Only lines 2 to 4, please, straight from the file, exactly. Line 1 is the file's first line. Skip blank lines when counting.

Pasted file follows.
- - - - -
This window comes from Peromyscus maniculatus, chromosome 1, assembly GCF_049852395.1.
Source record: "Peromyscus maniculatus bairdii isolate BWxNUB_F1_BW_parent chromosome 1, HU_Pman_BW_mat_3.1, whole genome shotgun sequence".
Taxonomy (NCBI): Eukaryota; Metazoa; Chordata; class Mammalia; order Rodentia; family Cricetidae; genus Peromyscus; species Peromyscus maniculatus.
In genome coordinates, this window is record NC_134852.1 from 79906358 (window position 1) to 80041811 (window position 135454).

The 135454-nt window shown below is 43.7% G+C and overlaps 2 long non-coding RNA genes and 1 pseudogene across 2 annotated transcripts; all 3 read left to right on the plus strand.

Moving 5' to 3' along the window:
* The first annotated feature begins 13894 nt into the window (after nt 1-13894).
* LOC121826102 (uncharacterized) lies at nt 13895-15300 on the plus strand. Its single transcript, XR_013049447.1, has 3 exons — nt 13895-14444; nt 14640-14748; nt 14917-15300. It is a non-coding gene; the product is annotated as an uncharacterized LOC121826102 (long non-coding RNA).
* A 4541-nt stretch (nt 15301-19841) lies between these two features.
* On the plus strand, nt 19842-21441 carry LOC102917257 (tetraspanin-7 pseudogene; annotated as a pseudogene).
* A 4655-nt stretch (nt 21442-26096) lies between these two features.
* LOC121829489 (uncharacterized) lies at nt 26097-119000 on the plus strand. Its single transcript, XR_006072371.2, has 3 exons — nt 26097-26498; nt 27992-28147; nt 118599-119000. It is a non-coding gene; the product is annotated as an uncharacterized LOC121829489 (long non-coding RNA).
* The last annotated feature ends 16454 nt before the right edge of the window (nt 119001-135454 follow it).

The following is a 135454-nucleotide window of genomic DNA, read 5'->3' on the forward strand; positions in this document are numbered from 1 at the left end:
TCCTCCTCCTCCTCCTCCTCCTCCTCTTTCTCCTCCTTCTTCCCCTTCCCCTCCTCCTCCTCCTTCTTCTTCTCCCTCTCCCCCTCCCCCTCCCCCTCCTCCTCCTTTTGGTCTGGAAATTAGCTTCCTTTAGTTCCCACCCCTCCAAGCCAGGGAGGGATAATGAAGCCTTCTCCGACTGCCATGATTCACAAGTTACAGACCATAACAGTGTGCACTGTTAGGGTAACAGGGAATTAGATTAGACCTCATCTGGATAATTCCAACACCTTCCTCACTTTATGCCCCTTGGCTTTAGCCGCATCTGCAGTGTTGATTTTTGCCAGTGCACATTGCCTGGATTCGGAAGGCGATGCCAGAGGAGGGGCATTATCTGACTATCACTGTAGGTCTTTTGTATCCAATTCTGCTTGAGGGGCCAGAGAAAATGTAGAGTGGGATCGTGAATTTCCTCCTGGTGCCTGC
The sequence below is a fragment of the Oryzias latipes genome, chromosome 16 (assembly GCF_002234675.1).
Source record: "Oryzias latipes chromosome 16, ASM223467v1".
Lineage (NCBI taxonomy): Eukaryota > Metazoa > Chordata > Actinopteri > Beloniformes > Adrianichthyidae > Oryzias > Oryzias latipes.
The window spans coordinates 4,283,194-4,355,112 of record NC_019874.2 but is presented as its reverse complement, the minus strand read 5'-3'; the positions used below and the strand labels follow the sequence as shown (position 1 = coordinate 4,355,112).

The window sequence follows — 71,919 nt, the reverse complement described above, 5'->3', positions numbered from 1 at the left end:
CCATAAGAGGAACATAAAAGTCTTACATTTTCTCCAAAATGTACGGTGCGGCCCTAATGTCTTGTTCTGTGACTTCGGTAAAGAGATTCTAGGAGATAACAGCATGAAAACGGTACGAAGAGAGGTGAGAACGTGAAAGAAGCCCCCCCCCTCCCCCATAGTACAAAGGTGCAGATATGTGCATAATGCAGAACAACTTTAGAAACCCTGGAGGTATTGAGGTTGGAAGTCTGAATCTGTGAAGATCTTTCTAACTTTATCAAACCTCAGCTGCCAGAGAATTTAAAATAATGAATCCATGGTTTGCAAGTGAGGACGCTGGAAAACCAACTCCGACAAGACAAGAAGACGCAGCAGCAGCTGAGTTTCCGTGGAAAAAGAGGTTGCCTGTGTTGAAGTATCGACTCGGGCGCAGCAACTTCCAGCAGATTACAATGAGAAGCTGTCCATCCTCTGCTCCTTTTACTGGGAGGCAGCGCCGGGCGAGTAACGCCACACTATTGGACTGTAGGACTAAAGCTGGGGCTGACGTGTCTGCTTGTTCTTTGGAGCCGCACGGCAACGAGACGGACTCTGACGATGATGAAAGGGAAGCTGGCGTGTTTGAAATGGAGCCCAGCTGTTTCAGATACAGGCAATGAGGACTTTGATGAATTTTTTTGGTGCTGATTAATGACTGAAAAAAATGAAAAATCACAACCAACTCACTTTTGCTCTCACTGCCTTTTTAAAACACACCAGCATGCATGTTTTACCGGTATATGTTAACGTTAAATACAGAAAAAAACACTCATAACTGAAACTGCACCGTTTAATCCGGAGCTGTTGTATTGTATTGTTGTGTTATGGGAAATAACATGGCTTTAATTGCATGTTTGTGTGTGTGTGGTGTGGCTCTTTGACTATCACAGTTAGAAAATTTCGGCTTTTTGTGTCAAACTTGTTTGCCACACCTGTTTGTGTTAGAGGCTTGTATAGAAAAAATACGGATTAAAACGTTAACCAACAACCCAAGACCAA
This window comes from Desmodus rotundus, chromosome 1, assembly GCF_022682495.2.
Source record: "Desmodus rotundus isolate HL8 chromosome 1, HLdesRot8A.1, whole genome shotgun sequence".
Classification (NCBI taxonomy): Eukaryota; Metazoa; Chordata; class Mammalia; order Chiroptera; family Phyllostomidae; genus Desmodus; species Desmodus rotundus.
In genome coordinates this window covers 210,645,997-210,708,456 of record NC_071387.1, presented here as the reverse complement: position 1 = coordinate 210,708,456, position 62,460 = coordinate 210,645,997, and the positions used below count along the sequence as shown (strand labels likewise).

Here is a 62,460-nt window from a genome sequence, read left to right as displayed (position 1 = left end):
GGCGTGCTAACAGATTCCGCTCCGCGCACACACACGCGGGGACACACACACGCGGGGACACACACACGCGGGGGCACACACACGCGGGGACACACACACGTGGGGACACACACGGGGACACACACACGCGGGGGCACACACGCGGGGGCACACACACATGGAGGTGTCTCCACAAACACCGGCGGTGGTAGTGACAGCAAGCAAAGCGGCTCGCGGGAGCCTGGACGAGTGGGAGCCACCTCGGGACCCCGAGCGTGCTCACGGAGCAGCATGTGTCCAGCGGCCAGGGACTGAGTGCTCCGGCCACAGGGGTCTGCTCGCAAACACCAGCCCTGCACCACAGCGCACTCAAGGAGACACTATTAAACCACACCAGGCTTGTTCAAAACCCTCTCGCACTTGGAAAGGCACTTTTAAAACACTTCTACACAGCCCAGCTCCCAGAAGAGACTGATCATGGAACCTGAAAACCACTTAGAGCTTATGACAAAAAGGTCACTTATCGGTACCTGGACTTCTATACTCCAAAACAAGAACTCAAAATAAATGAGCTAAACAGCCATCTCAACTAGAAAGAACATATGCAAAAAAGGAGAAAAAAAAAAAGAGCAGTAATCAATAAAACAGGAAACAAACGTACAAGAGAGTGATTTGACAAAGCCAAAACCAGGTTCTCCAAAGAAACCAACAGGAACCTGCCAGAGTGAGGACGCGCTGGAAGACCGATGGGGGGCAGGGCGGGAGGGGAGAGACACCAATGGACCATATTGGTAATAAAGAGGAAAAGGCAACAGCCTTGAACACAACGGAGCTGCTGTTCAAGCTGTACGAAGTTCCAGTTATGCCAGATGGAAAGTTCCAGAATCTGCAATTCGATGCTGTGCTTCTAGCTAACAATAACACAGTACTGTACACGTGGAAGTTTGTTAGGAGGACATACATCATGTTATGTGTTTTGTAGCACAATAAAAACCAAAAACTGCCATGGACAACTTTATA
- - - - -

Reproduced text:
Source record: "Peromyscus maniculatus bairdii isolate BWxNUB_F1_BW_parent chromosome 1, HU_Pman_BW_mat_3.1, whole genome shotgun sequence".
Taxonomy (NCBI): Eukaryota; Metazoa; Chordata; class Mammalia; order Rodentia; family Cricetidae; genus Peromyscus; species Peromyscus maniculatus.
In genome coordinates, this window is record NC_134852.1 from 79906358 (window position 1) to 80041811 (window position 135454).